It’s the end of the investigation and the beginning of a marketing push.
Monday brought a sigh of relief to leaders and the crisis team at Chipotle, who have been besieged with E. coli and norovirus outbreaks and a federal probe into one of its California restaurants.
Online chatter began late Sunday when The Wall Street Journal cited unnamed sources and reported the U.S. Centers for Disease Control and Prevention would announce that it has closed its investigation.
The CDC said “when a restaurant serves foods with several ingredients that are mixed or cooked together and then used in multiple menu items, it can be more difficult for epidemiologic studies to identify the specific ingredient that is contaminated.”
In a statement, Chipotle spokesman Chris Arnold, said:
We are pleased that the CDC has concluded its investigation, and we have offered our full cooperation throughout. Over the past few months we have taken significant steps to improve the safety of all of the food we serve, and we are confident that the changes we have made mean that every item on our menu is delicious and safe.
There has been no mention of the public health crisis on Chipotle’s website, but Monday brought mixed reaction on Twitter:
Following the announcement, Mashable reported that Chipotle's stock fell from highs of nearly $800 before news of the outbreak to just more than half that as the bad press raged on. The stock surged 5 percent during midday trading Monday. (Holiday earnings are expected to be reported on Tuesday.)
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Millennials show their brand loyalty
Investors may have been rattled about the health scares and media coverage, but the crisis didn’t deter teens and young adults from frequenting the fast-food chain. Bonnie Riggs, a restaurant industry analyst at NPD Group, said in a statement:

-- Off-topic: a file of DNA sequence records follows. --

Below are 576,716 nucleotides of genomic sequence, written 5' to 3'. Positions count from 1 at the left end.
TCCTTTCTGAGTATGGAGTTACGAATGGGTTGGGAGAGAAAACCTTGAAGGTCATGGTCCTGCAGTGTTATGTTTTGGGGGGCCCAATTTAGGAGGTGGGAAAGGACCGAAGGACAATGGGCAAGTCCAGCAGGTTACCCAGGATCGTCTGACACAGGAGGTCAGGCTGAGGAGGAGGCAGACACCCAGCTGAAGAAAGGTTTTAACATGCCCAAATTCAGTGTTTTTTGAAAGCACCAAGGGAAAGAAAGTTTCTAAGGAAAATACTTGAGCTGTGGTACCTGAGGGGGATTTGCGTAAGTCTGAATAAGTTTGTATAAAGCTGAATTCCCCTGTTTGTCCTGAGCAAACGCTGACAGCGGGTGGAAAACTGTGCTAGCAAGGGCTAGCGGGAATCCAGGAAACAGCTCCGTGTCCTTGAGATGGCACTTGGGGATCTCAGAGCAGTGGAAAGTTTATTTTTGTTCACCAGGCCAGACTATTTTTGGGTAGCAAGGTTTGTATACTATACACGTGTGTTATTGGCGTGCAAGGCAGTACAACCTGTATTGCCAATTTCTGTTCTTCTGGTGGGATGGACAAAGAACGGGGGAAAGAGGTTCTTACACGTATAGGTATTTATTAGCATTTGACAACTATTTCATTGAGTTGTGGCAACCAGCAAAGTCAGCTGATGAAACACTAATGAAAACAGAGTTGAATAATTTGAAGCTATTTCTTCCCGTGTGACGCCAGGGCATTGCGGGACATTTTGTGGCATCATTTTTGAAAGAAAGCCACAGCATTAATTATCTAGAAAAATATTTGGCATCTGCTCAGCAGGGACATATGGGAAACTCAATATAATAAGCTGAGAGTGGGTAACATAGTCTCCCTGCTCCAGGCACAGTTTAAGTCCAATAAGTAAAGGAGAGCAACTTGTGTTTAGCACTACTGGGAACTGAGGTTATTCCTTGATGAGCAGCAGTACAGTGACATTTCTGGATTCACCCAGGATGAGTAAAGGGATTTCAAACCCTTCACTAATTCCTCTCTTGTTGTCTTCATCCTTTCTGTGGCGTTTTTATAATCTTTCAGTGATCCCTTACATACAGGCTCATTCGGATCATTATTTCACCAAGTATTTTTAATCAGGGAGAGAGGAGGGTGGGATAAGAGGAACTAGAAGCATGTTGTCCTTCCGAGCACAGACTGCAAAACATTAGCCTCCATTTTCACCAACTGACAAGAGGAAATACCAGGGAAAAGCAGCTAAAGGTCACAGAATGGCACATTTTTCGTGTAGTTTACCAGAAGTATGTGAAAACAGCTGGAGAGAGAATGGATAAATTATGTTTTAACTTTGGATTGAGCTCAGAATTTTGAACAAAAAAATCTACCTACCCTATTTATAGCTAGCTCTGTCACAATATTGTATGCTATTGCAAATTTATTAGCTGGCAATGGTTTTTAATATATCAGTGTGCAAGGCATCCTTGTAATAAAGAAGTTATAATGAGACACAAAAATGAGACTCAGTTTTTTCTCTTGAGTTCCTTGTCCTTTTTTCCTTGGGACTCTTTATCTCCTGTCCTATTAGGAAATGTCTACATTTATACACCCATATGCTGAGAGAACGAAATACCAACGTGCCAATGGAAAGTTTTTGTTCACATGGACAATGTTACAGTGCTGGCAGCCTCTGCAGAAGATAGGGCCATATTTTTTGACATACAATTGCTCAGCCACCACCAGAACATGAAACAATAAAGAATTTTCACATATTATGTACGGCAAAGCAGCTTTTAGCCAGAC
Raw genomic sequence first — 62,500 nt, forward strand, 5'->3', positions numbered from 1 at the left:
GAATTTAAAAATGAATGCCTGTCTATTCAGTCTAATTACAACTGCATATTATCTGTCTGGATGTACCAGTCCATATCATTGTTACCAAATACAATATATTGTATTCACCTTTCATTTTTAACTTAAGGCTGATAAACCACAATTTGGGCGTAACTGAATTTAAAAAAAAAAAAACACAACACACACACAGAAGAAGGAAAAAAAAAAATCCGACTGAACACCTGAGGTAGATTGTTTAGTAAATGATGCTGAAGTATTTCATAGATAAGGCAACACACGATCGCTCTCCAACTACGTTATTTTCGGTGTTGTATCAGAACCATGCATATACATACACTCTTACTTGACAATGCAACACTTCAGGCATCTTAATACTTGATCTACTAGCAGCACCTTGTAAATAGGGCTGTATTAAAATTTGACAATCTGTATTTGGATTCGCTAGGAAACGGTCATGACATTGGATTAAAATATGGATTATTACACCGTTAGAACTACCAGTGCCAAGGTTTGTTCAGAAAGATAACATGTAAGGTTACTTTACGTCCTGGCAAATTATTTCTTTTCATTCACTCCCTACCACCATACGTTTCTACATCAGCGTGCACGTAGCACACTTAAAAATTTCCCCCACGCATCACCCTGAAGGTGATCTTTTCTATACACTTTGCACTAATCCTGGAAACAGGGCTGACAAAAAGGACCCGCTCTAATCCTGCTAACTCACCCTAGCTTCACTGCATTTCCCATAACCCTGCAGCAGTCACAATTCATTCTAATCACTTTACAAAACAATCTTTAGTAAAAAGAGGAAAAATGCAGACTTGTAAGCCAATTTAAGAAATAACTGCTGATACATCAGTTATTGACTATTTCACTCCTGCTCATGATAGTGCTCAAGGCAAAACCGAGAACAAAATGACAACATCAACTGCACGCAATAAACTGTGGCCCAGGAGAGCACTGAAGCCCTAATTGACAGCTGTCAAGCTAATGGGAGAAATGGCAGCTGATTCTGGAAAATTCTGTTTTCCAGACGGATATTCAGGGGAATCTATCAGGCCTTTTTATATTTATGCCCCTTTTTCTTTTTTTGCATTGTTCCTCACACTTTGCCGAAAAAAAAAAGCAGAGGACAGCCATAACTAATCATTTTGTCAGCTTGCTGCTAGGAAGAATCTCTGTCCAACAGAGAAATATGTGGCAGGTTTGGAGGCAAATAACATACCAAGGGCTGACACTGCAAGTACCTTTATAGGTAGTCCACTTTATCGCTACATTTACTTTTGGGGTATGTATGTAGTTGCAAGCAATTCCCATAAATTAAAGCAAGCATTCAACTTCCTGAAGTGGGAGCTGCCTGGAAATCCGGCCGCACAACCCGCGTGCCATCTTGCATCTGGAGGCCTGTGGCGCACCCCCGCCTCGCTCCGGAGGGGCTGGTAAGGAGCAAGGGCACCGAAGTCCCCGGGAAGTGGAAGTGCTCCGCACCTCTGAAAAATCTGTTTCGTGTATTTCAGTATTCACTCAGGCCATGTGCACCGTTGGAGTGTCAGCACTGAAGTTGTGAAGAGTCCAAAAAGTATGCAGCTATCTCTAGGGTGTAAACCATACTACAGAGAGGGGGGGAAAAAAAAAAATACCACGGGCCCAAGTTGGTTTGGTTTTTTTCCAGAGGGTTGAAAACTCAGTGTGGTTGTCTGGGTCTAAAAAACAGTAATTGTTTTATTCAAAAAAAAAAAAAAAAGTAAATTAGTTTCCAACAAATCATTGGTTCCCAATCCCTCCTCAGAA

Young adults represent the largest share of Chipotle's overall traffic. Their willingness to overlook any food safety concerns to eat at Chipotle could be a result of unabashed loyalty or lack of awareness. What our research tells us is that Chipotle has a strong loyal base from which to build its business back up relatively quickly. To win back the trust of their former customers, Chipotle will need to continually communicate all of the ways in which they are preventing any future outbreaks and prove to them that they able to deliver on their “food with integrity” promise.
Consumers who bailed on Chipotle were won over by Chick-fil-A, Wendy's, Burger King and McDonald's, said Riggs.
For consumers—and employees—who need reassuring, Arnold used his PR moment to point out that all Chipotle restaurants will be closed Feb. 8th. "We are hosting a national team meeting to thank our employees for their hard work through this difficult time, discuss some of the food safety changes we are implementing and answer questions from employees," he said.
The whole enchilada
Some journalists had seized the opportunity to wordsmith the latest Chipotle news. This lede came from Seth Fiegerman at Mashable:
“The guac-pocalypse is over — at least for now.”